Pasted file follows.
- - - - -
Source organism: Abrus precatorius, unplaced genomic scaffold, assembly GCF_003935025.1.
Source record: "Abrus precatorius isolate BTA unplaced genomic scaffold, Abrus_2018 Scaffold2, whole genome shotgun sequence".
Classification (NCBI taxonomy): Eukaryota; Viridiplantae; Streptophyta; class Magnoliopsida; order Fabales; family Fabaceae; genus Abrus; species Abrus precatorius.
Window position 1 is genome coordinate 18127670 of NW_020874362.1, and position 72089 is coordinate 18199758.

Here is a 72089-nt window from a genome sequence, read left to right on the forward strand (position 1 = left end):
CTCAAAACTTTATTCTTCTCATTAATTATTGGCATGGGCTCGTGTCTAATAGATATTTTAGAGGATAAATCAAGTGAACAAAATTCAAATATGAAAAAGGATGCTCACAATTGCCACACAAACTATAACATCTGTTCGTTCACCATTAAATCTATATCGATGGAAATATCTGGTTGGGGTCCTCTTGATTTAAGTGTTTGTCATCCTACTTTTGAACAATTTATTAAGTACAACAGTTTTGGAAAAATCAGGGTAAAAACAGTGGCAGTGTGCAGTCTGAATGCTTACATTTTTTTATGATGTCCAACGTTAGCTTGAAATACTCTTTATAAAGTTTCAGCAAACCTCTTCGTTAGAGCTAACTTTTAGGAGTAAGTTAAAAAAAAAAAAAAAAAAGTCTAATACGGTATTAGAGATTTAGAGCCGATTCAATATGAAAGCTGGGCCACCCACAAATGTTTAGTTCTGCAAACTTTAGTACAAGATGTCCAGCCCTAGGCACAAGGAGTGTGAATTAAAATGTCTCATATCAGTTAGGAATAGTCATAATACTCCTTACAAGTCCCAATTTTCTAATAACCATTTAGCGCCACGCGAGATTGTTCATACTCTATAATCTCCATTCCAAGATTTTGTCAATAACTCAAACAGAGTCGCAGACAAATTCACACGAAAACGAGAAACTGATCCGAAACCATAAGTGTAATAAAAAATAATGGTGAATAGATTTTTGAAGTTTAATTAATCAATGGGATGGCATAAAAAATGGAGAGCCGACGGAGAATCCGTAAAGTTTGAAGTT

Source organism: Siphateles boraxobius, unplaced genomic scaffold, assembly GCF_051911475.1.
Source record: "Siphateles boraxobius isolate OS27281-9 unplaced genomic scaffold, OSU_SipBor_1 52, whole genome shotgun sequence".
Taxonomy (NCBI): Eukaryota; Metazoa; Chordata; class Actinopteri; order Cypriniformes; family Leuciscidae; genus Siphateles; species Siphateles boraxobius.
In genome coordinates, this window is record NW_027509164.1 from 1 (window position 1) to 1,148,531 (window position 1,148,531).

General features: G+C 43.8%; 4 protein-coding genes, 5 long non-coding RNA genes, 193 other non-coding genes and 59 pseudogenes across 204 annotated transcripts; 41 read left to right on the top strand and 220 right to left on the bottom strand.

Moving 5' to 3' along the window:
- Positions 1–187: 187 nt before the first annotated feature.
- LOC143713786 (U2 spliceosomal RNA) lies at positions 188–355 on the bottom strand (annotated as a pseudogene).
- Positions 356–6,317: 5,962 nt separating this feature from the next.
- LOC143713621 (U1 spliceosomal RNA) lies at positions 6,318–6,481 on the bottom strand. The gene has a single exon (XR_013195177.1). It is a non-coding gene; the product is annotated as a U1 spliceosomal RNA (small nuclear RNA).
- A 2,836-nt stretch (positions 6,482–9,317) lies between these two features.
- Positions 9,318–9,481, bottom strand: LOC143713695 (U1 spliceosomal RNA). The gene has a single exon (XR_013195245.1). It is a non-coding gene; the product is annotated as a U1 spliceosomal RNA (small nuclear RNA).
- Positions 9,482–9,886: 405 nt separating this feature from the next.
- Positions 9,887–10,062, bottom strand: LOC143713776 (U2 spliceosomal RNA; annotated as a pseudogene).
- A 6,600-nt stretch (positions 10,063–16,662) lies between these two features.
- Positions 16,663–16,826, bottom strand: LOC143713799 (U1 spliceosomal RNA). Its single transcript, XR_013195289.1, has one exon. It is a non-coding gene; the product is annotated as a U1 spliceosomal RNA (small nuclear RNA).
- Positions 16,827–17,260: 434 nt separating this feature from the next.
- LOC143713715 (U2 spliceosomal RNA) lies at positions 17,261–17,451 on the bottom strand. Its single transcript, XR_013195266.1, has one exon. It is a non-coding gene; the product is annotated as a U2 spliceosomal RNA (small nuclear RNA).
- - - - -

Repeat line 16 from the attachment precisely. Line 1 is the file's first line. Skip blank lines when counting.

- LOC143713621 (U1 spliceosomal RNA) lies at positions 6,318–6,481 on the bottom strand. The gene has a single exon (XR_013195177.1). It is a non-coding gene; the product is annotated as a U1 spliceosomal RNA (small nuclear RNA).